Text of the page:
Based on a current examples, the concepts of dermatological skin and beauty care and their compatibility with existing laws and regulations can be described by the following:
The term “dermatological” is not a cosmetic treatment or activity that is comparable to the medical treatment provided by the dermatologist and consequently prohibited by law for use by cosmeticians, aestheticians, beauty therapists and skin treatment therapists.
The term “Dermatological” in connection with “dermatological cosmetics” however, represents a quality feature and describes a cosmetic treatment adapted to the physiological needs of an individual skin. (Cosmetics with dermatology affect).
For that reason, skin care concepts based on the types of creams used in dermatology (by a dermatologist) are finding their way in to cosmetic skin treatments (By appropriately trained skin treatment specialists) that are designed for intense skin care programs as well as supportive prevention strategies.
This type of approach is gaining more and more importance in today’s world where skin barrier disorders are becoming more common.
These dermatological types of creams are known as Derma Membrane Structure (DMS), and can fulfil both the dermatological and supportive prevention requirements for skin, and as the name suggests, DMS creams are designed to be compatible to the physiological properties of the skin.
Skin treatment therapists use them as a base cream to apply separately (as a moisturiser) or in combination with cosmetically active agents, while dermatologists and pharmacists utilize them as a pure base cream for prescriptions, either individually or in combination with pharmaceutically active agents.
From a chemistry point of view, the criteria for dermatological cosmetics are that they are free of non-physiological emulsifiers, preservatives, mineral oils, perfumes, dyes and additives.
When we consider at the ingredients used in conventional cosmetics (INCI), these important criteria that make dermatological cosmetics true to their name cannot be ignored or taken for granted.
We have learnt in previous publications and education that the many emulsifiers that are not physiologically compatible to the skin can cause neurodermatitis and similar barrier disorders.
As a matter of principle, any cosmetics designed from a dermatological approach should therefore be free of these emulsifiers.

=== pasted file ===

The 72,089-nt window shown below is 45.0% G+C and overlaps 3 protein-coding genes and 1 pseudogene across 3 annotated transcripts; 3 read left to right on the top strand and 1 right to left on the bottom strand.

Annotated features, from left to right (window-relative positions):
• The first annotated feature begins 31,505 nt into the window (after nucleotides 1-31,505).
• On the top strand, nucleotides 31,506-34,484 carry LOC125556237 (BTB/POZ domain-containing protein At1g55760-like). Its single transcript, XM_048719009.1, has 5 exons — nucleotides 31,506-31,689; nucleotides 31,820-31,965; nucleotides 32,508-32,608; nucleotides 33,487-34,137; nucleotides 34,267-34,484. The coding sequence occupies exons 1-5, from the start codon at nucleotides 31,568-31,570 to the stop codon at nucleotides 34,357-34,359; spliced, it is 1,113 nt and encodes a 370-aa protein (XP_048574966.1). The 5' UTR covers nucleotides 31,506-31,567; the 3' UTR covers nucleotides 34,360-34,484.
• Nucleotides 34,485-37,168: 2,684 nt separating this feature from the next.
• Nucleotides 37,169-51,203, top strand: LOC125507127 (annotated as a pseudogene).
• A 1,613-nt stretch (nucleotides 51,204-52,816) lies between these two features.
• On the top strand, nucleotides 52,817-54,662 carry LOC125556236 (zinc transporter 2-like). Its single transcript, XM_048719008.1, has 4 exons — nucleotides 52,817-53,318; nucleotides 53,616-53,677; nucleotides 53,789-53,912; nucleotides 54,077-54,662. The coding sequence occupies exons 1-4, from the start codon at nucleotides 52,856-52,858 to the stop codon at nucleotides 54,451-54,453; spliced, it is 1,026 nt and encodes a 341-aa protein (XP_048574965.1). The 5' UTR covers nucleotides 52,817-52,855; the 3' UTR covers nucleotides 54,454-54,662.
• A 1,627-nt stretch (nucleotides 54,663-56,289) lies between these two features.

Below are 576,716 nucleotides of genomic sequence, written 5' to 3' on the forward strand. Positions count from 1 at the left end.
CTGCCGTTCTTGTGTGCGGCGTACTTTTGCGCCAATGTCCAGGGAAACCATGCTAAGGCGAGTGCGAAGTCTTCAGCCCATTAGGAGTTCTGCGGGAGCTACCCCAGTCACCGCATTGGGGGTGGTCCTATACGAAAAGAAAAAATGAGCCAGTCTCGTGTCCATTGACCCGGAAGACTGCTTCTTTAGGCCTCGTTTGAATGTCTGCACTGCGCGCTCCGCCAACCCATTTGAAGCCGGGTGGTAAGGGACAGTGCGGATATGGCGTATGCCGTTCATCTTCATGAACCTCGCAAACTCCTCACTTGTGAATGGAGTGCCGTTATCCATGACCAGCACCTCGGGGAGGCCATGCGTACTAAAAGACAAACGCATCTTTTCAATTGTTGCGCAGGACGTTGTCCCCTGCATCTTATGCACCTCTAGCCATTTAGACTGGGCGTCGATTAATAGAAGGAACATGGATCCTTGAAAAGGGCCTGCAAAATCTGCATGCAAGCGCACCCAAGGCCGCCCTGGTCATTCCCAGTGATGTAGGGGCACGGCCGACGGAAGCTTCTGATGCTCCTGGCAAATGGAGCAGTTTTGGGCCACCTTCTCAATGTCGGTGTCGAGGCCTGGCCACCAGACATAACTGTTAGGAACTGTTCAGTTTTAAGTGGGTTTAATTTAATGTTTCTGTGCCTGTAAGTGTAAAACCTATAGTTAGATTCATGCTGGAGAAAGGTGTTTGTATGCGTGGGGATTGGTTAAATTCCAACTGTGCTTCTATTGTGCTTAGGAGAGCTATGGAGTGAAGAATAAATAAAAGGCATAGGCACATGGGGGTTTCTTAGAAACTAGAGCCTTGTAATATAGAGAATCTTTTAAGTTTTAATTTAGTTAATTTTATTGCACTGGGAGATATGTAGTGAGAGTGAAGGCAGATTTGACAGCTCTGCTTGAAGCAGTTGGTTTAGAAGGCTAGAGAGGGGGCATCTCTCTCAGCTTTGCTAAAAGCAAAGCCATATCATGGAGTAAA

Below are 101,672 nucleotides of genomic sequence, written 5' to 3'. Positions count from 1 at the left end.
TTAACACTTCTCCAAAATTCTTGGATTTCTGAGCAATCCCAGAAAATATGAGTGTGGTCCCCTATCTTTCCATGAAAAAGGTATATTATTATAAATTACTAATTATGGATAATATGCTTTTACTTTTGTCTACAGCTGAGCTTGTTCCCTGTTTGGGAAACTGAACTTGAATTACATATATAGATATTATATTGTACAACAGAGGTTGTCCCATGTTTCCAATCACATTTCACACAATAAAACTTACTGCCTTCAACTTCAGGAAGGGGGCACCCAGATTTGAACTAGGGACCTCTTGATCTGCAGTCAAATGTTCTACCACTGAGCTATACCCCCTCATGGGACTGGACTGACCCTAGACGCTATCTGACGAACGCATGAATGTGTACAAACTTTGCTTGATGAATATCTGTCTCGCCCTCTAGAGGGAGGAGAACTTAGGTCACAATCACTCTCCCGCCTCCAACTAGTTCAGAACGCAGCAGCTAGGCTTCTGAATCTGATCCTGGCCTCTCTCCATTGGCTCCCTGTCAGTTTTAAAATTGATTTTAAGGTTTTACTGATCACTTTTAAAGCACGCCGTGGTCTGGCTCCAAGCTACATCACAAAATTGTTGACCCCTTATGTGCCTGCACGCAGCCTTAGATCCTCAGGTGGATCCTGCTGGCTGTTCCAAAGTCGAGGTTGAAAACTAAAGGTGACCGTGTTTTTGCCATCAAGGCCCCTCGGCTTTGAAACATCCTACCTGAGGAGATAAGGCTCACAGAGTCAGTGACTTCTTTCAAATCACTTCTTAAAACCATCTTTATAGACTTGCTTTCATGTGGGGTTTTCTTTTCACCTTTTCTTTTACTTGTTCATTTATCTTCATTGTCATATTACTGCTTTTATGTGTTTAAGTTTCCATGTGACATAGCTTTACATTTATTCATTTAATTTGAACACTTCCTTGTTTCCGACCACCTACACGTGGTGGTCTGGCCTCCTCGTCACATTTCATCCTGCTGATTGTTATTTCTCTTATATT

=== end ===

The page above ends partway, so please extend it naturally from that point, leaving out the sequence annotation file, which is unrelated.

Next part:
High concentrations of mineral oils and silicones in formulations may also impede the natural regeneration of the skin; studies of renowned scientists have proven this.
Fragrances are mentioned as the number one sensitising substance in cosmetics today; and as with preservatives, individuals with a very sensitive or even pre-damaged skin are mostly affected.
The manufacturing costs of products free of preservatives and fragrance usually exceed the costs of producing conventionally preserved and fragrance-containing products simply because they must use much higher quality raw materials for manufacture.
This is particularly apparent in water based creams, that require different ingredients and in particular, unscented raw materials.
Due to these aspects and the ever rising costs of today, many manufacturers with a history of conventional formulations have too many cost barriers to allow them to produce an uncompromisingly dermatological product range. Consequently they are not as common as they could- or should be.
Unfortunately, the properties of the substances which show counterproductive effects after long-term treatment (and therefore should be avoided), are predominantly cited in dermatological spheres but far less frequently in cosmetic literature. The reason for this is obvious; for cosmetics marketers this type of information is “inconvenient” for unconditional acceptance of their products.
Dermatology deals with the needs of the skin itself. In all dictionaries and encyclopaedias the term “derma “directly refers to “skin” with dermatology explicitly and exclusively signifying skin science.
Consequently, another feature of dermatological cosmetics is a potential supportive care and prevention of skin disorders or even diseases. In this case, special emphasis is given on skin protection as described in the European guidelines which consequently results in additional quality features such as:
• Skin-identical or skin-related components.
• Creams with a physical structure identical to the membrane-like composition of the skin barrier layers.
Cosmetic dermatology or dermatological cosmetics complements the fields of both conventional medicine and traditional cosmetics/ skin care while extending their field of activity.
Aestheticians, skin treatment therapists, dermatologists and pharmacists with foresight already have realised customers needs, and are now expanding their range of services appropriately.
As a result, more and more therapists are seeking information on dermatology; while dermatologists who deal with cosmetics and pharmacists are improving their sales competence in Dermatics and cosmetics.
Dermopharmacy, cosmetic medicine, cosmeceuticals are the key words of today which refer to the fact that there is no longer a clear dividing line between skin care, prevention,and treatment. Furthermore, many of the substances are used as cosmetically and dermatologically active agents.
Two example of this are Urea and D-panthenol. Urea is an ingredient used in cosmetic formulations for dry, stressed skin and in dermatology in creams for the treatment of neurodermatitis. D-panthenol supports the regeneration of the skin in cosmetic applications and is used to accelerate healing in dermatology.
Corneotherapy : The link between cosmetics and dermatology